The GTe is equipped with Taylor’s Expression System 2 (ES2), which uses a trio of undersaddle sensors, each calibrated to capture a pair of strings. Controls include bass, treble, and volume, with the knobs mounted unobtrusively on the guitar’s shoulder. A phase switch is housed on the preamp itself, which is accessible through the soundhole. The ES2 has been around for a while, so I won’t do a full review here, other than to say it works as expected and does quite a nice job of capturing the GTe’s core tone.
Fitting in the battery box at the base of the GTe, the TaylorSense system ($79.99 street) is even less intrusive than the controls for the electronics. (Note: Taylor guitars are not currently being sold with TaylorSense preinstalled.) The system can be retrofitted to any Taylor guitar with electronics powered by a 9-volt battery—those equipped with Taylor’s Expression System (ES1, ES2), ES-T, or ES-N pickups will work. (Taylors using AA batteries are not compatible).
If you already have an acoustic-electric Taylor but aren’t sure which pickup system it has, the company’s website offers illustrated instructions on how to check compatibility, order the right version, and install the electronics. Based on the online instructions, retrofitting the battery box on an existing guitar looks like a relatively easy DIY process requiring no specialized tools.
With a simple and intuitive interface, the TaylorSense app has four main features: A digital hygrometer, which monitors the humidity level of the guitar; a thermometer that reads the ambient temperature; impact sensors that alert you when your guitar takes a serious knock (like through a careless airline baggage handler); and a gauge that warns you when the battery power drops below 30 percent (and again when it dips below ten percent).
Setup was easy. First, I downloaded the app, then registered the guitar and app with Taylor. With the app installed, I followed the instructions to gently place my phone near the soundhole, open and close the battery compartment, and presto, the guitar started transmitting data to my phone. With unseasonably tropical early fall weather in New York, I immediately got a red alert: The app told me that humidity averaged 65 percent over a 72-hour period, a bit above the recommended range of 40–60 percent.
To tackle the problem, I clicked the Fix button right below the humidity display. Clearly written instructions explained how the guitar could be affected by high and low humidity. The app recommended putting the guitar in its case and using D’Addario’s Two-Way Humidification System to bring it back within range.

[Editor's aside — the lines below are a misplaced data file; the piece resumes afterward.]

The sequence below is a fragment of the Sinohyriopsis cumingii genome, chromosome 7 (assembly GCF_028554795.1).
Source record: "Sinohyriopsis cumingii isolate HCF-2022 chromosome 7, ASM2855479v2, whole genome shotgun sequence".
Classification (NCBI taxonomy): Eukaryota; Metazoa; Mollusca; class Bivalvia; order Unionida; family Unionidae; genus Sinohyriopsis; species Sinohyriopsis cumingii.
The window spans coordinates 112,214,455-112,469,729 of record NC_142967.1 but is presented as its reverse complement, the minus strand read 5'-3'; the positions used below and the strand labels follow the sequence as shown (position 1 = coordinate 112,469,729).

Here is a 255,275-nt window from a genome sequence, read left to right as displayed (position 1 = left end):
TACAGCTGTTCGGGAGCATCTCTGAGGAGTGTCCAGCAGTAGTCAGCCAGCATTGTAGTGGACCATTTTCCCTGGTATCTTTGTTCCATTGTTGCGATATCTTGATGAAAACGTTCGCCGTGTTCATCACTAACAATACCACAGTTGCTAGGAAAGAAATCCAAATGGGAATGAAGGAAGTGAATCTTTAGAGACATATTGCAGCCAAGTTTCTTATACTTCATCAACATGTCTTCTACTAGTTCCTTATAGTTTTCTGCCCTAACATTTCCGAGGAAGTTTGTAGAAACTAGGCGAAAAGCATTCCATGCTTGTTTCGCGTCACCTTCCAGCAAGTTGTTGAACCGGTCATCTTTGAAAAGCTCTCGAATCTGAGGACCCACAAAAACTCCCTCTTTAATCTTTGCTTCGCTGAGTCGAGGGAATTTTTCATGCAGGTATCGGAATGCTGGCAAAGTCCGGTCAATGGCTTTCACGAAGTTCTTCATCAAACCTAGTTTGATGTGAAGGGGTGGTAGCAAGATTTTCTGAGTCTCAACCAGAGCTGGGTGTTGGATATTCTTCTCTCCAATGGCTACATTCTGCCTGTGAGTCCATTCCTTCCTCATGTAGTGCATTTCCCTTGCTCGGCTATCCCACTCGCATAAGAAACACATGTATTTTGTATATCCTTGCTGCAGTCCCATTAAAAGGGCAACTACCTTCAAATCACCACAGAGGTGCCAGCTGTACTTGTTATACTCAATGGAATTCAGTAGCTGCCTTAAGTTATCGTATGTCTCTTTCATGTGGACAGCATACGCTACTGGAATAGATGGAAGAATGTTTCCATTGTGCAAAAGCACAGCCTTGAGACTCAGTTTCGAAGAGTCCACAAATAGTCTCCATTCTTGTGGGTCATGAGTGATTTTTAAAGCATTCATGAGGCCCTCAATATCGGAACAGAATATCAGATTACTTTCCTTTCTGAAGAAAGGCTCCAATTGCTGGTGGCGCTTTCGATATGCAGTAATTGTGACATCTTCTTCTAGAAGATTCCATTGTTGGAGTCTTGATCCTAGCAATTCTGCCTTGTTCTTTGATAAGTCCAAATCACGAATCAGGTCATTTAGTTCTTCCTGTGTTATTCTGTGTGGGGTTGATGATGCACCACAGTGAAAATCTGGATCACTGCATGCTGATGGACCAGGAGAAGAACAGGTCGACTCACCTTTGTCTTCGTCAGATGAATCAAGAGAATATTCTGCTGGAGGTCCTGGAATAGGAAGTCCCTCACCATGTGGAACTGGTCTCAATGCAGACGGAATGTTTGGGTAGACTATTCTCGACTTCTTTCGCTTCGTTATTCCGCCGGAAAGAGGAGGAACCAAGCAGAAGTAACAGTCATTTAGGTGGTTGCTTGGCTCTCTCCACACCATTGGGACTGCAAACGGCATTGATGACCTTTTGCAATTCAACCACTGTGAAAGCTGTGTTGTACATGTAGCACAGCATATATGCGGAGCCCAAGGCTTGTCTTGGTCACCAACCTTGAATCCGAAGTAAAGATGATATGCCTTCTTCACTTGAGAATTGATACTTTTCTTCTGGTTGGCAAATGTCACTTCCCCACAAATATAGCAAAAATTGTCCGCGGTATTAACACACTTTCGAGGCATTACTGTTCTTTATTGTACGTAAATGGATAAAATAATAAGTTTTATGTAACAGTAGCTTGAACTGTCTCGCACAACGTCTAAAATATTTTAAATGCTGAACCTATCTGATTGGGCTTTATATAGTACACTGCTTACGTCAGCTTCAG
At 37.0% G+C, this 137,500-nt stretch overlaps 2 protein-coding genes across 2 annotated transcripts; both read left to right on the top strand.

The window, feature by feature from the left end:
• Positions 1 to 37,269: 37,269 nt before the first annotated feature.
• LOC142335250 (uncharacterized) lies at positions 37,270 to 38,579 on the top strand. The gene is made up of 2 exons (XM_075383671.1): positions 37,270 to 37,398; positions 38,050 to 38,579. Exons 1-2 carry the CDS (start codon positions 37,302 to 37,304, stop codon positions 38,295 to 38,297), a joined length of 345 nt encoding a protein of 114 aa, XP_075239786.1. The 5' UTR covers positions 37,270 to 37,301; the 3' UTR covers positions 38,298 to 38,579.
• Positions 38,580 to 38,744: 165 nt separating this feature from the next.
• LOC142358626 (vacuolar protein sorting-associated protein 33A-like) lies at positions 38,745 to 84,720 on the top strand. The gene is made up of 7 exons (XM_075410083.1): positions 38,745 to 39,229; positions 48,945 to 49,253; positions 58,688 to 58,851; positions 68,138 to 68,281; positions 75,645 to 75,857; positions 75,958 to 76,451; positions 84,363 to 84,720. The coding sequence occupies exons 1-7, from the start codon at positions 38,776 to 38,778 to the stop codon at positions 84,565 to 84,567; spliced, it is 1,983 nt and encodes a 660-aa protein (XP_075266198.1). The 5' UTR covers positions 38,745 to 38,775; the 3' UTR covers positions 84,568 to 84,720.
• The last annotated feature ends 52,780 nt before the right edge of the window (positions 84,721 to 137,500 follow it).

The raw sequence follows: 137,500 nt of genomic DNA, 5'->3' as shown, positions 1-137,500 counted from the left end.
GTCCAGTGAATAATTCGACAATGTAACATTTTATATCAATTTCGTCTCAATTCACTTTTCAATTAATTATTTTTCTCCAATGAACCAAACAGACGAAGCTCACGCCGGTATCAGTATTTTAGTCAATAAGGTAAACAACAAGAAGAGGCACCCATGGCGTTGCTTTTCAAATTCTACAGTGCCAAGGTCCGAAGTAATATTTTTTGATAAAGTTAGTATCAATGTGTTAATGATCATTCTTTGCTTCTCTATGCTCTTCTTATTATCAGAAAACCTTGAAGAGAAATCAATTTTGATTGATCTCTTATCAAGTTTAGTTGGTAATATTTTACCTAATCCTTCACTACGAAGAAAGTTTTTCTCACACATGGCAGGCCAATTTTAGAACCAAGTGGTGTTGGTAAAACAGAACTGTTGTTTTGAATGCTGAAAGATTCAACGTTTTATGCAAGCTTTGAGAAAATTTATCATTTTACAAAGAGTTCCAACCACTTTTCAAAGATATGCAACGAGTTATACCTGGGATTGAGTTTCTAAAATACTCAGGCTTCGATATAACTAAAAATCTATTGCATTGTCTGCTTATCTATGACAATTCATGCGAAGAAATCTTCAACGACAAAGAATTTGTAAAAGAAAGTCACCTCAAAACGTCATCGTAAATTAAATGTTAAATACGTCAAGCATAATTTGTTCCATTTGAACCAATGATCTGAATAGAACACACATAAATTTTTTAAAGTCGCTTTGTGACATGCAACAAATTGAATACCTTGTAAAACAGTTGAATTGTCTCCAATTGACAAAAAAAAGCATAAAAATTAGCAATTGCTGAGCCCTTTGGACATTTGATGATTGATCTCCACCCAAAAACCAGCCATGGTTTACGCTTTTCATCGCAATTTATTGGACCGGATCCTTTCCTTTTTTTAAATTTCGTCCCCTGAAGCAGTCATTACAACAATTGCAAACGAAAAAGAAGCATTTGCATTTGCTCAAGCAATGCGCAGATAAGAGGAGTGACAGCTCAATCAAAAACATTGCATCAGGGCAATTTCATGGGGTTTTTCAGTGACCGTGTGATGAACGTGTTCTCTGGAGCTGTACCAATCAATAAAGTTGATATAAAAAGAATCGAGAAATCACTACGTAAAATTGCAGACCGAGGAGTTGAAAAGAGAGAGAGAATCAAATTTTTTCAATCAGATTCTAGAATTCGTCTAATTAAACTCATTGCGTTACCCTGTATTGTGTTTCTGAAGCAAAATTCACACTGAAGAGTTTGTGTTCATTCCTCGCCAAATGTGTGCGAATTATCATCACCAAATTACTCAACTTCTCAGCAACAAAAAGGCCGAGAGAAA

Affordable and apparently easy to install, the TaylorSense system is a no-brainer if you own a Taylor and are concerned about keeping it in a safe environment. To me, TaylorSense’s humidity monitor and alert system alone is worth the price of admission, especially because it will continue tracking the instrument’s condition when it’s put away in its case. And after getting four-figure repair estimates on cracked guitars, I can only wish I’d had those warnings coming to my phone over the years.
As a package, the GTe Urban Ash really impressed me. This is the second Taylor built from non-traditional tonewoods I’ve tested recently. (See this review of the AD27 from the November/December 2020 issue.) Both guitars have demonstrated that there’s plenty to be gained from exploring new materials, especially when those materials are mated to clever and well-executed designs.
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Even with its smaller dimensions, the GTe doesn’t feel like a travel guitar and plays and sounds like a front-line instrument. As for the idea of an acoustic guitar made from ash, Taylor does offer GT models built from more traditional woods, with fancier finishes—and higher price tags. But considering its sound, playability, cool factor, and price, the GTe Urban Ash is a total winner.
BODY 14-fret Grand Theater shape; Sitka spruce top with C-Class bracing; urban ash back and sides; ebony bridge with Micarta saddle; tortoise pickguard; Urban Sienna finish
NECK 24-1/8″-scale tropical mahogany neck; dual-action truss rod; eucalyptus fretboard; 20 frets; 1-23/32″ black Tusq nut; Taylor nickel mini tuners
OTHER Taylor Expression System 2 electronics; Elixir Phosphor Bronze Light strings (.012–.053); Taylor AeroCase; left-handed available
MADE IN United States
PRICE $1,599 street, plus $79.99 for TaylorSense (sold separately)